was driving with Eric to a local department store, when
noticed a man standing on the sidewalk near the parking
and urinating. “Oh my God,” Eric blurted out,
disgusting, this is terrible!”
who had been studying Communicating with Compassion
with me, turned to me and said, “You teach compassion.
What do you say?”
in this situation is quite upsetting to you”, I said.
(Compassionate communicators first acknowledge another’s
feelings and only then give advice and feedback.) Eric let
a long sigh and simply said, “Yes. These people have
for anybody else. He is urinating right next to the main
then asked Eric why he thought this man was urinating on
public sidewalk. “He must be either homeless or mentally
unstable,” my friend responded. I agreed that this
if he is either homeless or unstable”, I asked, “what
you like to say in response to his actions?” My friend
it was very sad. It also reminds us of our own vulnerability.
If it happens to that person, it could happen to us. That
vulnerability is perhaps why my friend responded with condemnation.
Judging the event as “bad” is a way of saying,
“This happens to bad
people and would never happen to me”.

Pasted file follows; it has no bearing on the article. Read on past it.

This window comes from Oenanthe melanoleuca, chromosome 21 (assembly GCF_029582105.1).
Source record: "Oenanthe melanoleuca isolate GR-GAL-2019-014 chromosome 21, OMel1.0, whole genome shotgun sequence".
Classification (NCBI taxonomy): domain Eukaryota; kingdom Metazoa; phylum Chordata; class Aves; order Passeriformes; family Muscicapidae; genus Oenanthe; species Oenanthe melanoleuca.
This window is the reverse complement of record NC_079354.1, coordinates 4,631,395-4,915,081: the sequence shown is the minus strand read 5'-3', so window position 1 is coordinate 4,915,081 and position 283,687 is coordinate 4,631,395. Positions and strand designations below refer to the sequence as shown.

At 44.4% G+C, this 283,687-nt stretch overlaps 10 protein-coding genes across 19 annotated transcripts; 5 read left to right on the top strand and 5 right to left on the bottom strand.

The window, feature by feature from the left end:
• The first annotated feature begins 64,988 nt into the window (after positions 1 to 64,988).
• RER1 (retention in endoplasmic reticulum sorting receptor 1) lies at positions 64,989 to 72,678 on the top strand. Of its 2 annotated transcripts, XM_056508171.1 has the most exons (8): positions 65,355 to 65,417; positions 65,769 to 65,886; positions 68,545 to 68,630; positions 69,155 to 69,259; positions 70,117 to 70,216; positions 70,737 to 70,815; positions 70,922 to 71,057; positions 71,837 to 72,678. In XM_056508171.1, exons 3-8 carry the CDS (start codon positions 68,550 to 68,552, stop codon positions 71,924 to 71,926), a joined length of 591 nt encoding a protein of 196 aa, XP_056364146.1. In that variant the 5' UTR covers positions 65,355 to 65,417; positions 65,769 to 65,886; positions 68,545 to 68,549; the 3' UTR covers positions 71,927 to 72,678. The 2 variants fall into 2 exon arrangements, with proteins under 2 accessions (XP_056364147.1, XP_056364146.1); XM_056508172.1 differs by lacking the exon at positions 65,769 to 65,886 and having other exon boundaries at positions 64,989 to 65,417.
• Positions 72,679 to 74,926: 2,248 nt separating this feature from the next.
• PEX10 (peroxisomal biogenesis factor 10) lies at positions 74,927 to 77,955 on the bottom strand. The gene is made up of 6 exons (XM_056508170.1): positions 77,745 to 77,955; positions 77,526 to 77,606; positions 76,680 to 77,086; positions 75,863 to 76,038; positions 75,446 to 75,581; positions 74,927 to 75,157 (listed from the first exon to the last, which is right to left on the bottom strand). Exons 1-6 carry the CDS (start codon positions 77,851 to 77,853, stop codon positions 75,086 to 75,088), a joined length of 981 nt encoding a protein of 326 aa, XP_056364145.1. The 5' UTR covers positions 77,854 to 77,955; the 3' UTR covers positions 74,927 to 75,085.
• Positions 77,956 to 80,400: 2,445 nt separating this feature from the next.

other choice is to see things with a compassionate eye.
A man is urinating on the sidewalk, 100 yards away from
the public restrooms in a department store. “How sad,”
indeed, that he is so unstable that he does not avail himself
of this, and how sad that in our rich society he is not
getting the care he needs.
ourselves are the main beneficiary of this approach. Judging
and condemning another affects us, first and foremost. It
affects our happiness and our quality of life, and judgment
also affects our physical health. An attitude of compassion,
on the other hand, enriches our lives spiritually and emotionally
as well as bringing physical benefits in its wake.
is another reason why we judge and condemn, and that is
the principle of projection. That is for another article.)